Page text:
Posts: 62804 | From: Ecotopia | Registered: Jul 2001  |  IP: Logged
Sober Preacher's Kid

Presbymethegationalist
# 12699

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quote:
Originally posted by Crœsos:
Trump doesn't care about policy at all. He does care very much about his public image, though. His past practice when something like this happens is to walk away leaving someone else to pay the bills. I expect what we'll see is an attempt to shift blame on to Paul Ryan and the House Republicans (Ryan will be trying to shift blame to Trump at the same time), continued trash-talking about that horrible Negro who set up the ACA in the first place, and undermining Obamacare through executive branch mismanagement (also a Trump strong suit).

And if I lived on the other side of Lake Ontario than the one I do, I would breathe a huge (dare I say Hyoooge) sigh of relief about that.

I'm a Type I Diabetic. If I lived in New York State, I would have gotten down on my knees and thanked the Good Lord for Obamacare.

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NDP Federal Convention, Edmonton 2016: More Trots than the Calgary Stampede!

Posts: 7621 | From: Peterborough, Upper Canada | Registered: Jun 2007  |  IP: Logged
W Hyatt
Shipmate
# 14250

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quote:
Originally posted by Og, King of Bashan:
It's much easier to run against a bill than to fix it.

I figure that the Tea Party caucus probably wanted to defeat the AHCA bill because they prefer to act as an opposition party and just complain about how bad Obamacare is and how great it would be if they could only replace it. As long as they get re-elected.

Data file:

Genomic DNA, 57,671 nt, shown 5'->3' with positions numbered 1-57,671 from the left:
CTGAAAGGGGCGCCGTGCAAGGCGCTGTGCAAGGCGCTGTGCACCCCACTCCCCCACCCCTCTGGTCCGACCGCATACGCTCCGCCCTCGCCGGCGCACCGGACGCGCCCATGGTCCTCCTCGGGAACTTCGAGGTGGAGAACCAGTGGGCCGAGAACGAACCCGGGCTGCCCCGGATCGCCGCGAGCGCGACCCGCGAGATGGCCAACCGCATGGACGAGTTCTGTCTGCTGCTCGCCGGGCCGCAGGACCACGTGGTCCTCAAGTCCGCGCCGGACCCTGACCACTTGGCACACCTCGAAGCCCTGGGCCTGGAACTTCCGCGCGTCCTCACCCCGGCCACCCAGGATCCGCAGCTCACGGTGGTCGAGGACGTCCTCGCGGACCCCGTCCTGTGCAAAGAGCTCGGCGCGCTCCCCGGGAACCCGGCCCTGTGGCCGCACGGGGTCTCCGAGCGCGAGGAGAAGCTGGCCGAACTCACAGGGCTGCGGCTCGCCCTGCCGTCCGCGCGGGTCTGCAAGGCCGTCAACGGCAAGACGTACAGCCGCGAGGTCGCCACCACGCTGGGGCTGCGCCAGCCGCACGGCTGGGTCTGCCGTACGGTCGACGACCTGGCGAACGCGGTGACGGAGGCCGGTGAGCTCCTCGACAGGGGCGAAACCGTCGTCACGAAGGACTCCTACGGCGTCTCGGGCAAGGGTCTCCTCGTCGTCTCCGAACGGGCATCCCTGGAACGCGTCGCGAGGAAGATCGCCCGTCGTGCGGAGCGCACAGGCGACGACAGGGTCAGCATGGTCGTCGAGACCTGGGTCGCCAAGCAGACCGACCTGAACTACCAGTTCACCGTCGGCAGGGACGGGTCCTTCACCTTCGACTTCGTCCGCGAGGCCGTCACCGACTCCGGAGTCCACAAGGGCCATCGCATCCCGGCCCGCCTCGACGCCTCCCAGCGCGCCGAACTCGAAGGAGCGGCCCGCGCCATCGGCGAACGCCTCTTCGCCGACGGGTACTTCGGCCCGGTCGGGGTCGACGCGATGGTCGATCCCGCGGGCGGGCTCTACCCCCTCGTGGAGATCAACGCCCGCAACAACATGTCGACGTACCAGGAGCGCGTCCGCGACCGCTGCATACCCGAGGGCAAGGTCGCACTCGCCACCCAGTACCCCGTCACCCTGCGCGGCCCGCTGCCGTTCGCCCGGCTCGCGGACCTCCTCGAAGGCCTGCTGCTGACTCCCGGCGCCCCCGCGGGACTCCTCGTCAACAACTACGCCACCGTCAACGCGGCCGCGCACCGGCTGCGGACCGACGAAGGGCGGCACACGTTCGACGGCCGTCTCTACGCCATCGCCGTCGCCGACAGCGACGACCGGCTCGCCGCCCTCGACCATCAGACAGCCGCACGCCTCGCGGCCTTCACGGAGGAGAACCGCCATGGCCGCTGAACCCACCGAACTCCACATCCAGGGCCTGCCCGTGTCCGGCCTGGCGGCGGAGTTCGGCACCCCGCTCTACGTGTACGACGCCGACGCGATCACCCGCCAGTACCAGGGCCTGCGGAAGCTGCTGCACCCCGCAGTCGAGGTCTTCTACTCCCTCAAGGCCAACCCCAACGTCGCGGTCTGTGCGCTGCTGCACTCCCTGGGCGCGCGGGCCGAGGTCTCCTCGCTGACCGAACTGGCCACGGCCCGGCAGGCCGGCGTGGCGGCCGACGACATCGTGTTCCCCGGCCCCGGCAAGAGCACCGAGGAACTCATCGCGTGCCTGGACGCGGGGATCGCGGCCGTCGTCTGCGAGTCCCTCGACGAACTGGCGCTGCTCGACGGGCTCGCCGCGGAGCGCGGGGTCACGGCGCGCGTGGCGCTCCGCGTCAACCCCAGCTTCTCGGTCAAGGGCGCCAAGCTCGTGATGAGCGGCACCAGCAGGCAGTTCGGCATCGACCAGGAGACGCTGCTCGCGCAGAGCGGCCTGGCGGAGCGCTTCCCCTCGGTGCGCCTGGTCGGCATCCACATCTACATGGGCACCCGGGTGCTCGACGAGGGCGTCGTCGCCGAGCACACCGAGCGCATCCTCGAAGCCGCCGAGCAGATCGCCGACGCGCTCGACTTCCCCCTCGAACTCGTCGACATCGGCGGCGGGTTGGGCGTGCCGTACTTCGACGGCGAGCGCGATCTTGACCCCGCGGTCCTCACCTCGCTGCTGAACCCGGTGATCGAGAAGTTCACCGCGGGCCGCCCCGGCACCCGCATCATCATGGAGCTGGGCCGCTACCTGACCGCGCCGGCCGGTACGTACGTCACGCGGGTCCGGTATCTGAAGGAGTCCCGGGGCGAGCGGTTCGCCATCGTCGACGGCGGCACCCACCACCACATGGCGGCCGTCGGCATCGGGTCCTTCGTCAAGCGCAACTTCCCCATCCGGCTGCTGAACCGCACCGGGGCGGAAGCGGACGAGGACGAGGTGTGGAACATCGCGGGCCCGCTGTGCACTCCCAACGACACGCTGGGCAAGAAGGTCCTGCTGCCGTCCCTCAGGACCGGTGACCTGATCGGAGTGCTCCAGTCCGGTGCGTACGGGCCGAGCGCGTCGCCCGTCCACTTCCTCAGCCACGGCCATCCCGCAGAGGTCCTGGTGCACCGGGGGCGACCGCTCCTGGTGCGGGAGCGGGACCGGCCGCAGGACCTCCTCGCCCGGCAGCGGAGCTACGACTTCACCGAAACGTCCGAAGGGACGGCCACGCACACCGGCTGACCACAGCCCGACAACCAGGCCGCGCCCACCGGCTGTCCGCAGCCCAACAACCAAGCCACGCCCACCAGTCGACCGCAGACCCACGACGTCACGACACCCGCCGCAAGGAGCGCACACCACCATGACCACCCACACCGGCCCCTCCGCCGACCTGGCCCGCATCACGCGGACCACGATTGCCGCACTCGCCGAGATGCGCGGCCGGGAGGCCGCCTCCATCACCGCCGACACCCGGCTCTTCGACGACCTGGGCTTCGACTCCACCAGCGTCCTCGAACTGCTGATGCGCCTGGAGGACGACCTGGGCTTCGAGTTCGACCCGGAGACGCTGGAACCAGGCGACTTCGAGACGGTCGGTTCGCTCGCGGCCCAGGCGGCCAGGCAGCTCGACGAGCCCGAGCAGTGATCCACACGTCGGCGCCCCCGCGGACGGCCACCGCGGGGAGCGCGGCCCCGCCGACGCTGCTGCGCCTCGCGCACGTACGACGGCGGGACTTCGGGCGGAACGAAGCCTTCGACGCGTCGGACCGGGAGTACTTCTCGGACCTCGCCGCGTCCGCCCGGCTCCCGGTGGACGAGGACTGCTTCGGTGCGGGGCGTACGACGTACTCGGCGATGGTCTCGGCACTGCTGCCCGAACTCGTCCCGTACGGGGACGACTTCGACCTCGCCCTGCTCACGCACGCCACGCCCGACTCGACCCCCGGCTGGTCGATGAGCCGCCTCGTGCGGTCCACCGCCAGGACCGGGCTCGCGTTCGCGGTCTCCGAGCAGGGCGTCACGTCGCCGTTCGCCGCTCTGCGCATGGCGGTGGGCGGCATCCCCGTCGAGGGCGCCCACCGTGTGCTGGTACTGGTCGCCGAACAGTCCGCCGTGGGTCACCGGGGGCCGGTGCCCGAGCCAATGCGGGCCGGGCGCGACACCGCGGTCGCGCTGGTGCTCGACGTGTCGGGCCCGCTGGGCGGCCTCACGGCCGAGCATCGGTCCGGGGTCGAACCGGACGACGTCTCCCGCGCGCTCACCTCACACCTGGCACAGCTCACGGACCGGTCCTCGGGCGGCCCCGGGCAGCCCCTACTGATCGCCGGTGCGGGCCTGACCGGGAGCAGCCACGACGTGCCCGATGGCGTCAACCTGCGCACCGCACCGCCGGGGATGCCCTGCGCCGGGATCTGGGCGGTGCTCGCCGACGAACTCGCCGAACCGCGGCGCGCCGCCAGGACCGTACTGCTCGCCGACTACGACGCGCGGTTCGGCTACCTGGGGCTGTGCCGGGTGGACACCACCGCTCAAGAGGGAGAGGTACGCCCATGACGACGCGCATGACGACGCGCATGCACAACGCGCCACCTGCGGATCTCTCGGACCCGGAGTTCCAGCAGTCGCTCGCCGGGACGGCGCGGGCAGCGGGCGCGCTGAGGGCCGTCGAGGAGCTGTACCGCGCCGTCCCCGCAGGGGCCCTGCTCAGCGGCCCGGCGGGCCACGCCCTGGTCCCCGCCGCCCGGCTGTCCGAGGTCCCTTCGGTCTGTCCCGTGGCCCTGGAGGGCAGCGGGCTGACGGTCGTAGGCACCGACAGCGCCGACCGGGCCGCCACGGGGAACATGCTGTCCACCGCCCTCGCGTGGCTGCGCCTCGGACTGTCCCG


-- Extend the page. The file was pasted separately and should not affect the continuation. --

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A new church and a new earth, with Spiritual Insights for Everyday Life.

Posts: 1547 | From: U.S.A. | Registered: Nov 2008  |  IP: Logged
Og: Thread Killer
Ship's token CN Mennonite
# 3200

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quote:
Originally posted by W Hyatt:
quote:
Originally posted by Og, King of Bashan:
It's much easier to run against a bill than to fix it.

I figure that the Tea Party caucus probably wanted to defeat the AHCA bill because they prefer to act as an opposition party and just complain about how bad Obamacare is and how great it would be if they could only replace it. As long as they get re-elected.
To be fair, the way the Freedom caucus was going on, they seem to think they are there to represent ideals. Now whether those are ideals of their voting constituents or their financial contributors is open to question.

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I wish I was seeking justice loving mercy and walking humbly but... "Cease to lament for that thou canst not help, And study help for that which thou lament'st."

Posts: 5013 | From: Toronto | Registered: Aug 2002  |  IP: Logged
orfeo

Ship's Musical Counterpoint
# 13878

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quote:
Originally posted by Hedgehog:
Now that dodge by Trump was clearly his pet negotiating tactic that he always brags about: that he is always ready to walk away from a deal. That is why he considers himself a great negotiator--because he is always willing to quit, and that puts pressure on the other side to give in because they want the deal.

So he just tried this tactic with a bunch of politicians and it blew up in his face. It turns out that negotiating with politicians is not the same as negotiating with somebody who actually hopes to make a profit from a deal.

This, absolutely. This article makes similar points.

I genuinely think he had no conception of what the job entailed when he started running. Time and again he shows that he doesn't understand the differences between a company and the public sector.

He's not alone in this - I've seen plenty of reports about running the public/civil service "like a business" that seem to ignore that the purpose of a business is utterly different - but he is a particularly spectacular example of misunderstanding the job description. He is not CEO of America, inc.